VIPS-3DP: A New 3D Printing Technique Using Vapor for Solidification

By on April 12th, 2024 in news, research

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3D Printing a vase with VIPS-3DP [Source: Nature]

Researchers have developed a new and potentially very powerful new 3D printing process they call VIPS-3DP.

I’ve never seen anything quite like this, as the solidification process involves vapor. The name “VIPS-3DP” stands for Vapor Induced Phase Separation 3D Printing.

How does it work? It starts with a special liquid ink that contains particles of the desired 3D printing material. This liquid is extruded through a syringe-like nozzle into the build chamber.

As the substance exits the nozzle, it’s exposed to a flowing vapor within the build chamber. The vapor is made from a specific non-solvent.

VIPS-3DP solidification [Source: Nature]

Then the interesting part happens: the non-solvent vapor reacts with the liquid to extract a solvent, which results in a phase separation of the liquid. The phase separation causes solidification of the embedded particles.

The VIPS-3DP process could prove quite useful because it is compatible with not only polymers, but also metal and ceramic particles. It’s also possible to mix particles in the ink for hybrid materials. For example, the researchers were able to 3D print objects with composite materials using VIPS-3DP.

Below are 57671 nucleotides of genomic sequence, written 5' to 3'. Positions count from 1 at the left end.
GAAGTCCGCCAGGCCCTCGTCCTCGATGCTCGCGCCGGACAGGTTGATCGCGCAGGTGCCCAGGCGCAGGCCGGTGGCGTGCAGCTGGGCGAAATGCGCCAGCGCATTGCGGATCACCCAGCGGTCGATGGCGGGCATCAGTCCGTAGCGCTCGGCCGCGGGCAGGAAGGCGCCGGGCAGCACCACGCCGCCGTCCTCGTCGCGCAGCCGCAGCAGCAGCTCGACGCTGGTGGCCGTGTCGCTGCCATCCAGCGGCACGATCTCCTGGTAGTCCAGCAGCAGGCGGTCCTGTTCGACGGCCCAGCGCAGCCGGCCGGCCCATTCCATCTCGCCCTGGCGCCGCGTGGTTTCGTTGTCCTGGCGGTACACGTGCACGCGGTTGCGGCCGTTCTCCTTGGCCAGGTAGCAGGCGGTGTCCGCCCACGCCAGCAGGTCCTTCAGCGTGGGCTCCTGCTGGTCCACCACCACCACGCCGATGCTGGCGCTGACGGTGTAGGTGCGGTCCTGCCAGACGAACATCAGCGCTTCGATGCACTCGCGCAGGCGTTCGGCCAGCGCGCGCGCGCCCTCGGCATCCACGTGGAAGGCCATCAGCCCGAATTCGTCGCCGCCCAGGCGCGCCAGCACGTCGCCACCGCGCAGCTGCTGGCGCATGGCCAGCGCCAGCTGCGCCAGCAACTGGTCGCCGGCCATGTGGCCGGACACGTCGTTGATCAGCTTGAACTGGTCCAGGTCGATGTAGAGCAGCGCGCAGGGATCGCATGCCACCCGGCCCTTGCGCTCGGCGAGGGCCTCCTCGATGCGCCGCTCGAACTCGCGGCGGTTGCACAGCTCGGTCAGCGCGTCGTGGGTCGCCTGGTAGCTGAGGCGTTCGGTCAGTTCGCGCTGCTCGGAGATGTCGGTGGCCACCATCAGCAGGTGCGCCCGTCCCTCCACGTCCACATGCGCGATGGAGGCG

VIPS-3DP process overview [Source: Nature]

Ceramic and metal materials would have to undergo a post-print step for sintering the particles together, but that’s par for the course in many types of 3D printing. This step, however, suggests that materials mixing polymers, metals and ceramics might be challenging as they all have different sintering thermal profiles.

A unique capability of VIPS-3DP is that it is possible to control the porosity of the resulting object by tuning the print parameters. This allows the operator to have some fairly direct control over the strength and microstructure of the produced objects.

This research will almost certainly be commercialized in the future, as it seems too powerful to ignore. One question I have relates to the set of possible materials that can be used in VIPS-3DP. Is it compatible with all polymers, or are there some constraints?

Another question deals with the speed of VIPS-3DP. Videos of the process in action provided by the researchers show rather slow print speeds. If there are severe limits to the print speed, that might dampen commercializations hopes.

Nevertheless, VIPS-3DP is one of the most interesting new 3D print processes to appear so far in 2024.

Via Nature

By Kerry Stevenson

Kerry Stevenson, aka "General Fabb" has written over 8,000 stories on 3D printing at Fabbaloo since he launched the venture in 2007, with an intention to promote and grow the incredible technology of 3D printing across the world. So far, it seems to be working!

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